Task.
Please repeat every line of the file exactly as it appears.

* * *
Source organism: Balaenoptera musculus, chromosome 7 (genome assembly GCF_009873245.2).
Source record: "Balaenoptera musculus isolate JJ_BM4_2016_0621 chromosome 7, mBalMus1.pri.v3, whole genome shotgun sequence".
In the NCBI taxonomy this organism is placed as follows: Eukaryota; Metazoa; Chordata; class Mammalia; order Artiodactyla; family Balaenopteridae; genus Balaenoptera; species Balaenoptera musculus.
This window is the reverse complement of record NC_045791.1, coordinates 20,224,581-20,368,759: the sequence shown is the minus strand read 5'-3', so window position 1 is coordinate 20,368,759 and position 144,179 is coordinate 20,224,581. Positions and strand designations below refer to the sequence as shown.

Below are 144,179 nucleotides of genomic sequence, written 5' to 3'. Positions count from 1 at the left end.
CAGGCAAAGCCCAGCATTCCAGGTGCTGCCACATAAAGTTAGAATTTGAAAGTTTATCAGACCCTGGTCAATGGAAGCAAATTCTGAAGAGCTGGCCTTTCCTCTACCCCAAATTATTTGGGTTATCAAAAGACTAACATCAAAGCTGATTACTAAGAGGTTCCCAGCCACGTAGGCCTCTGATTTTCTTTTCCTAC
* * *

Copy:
Source organism: Balaenoptera musculus, chromosome 7 (genome assembly GCF_009873245.2).
Source record: "Balaenoptera musculus isolate JJ_BM4_2016_0621 chromosome 7, mBalMus1.pri.v3, whole genome shotgun sequence".
In the NCBI taxonomy this organism is placed as follows: Eukaryota; Metazoa; Chordata; class Mammalia; order Artiodactyla; family Balaenopteridae; genus Balaenoptera; species Balaenoptera musculus.
This window is the reverse complement of record NC_045791.1, coordinates 20,224,581-20,368,759: the sequence shown is the minus strand read 5'-3', so window position 1 is coordinate 20,368,759 and position 144,179 is coordinate 20,224,581. Positions and strand designations below refer to the sequence as shown.

Below are 144,179 nucleotides of genomic sequence, written 5' to 3'. Positions count from 1 at the left end.
CAGGCAAAGCCCAGCATTCCAGGTGCTGCCACATAAAGTTAGAATTTGAAAGTTTATCAGACCCTGGTCAATGGAAGCAAATTCTGAAGAGCTGGCCTTTCCTCTACCCCAAATTATTTGGGTTATCAAAAGACTAACATCAAAGCTGATTACTAAGAGGTTCCCAGCCACGTAGGCCTCTGATTTTCTTTTCCTAC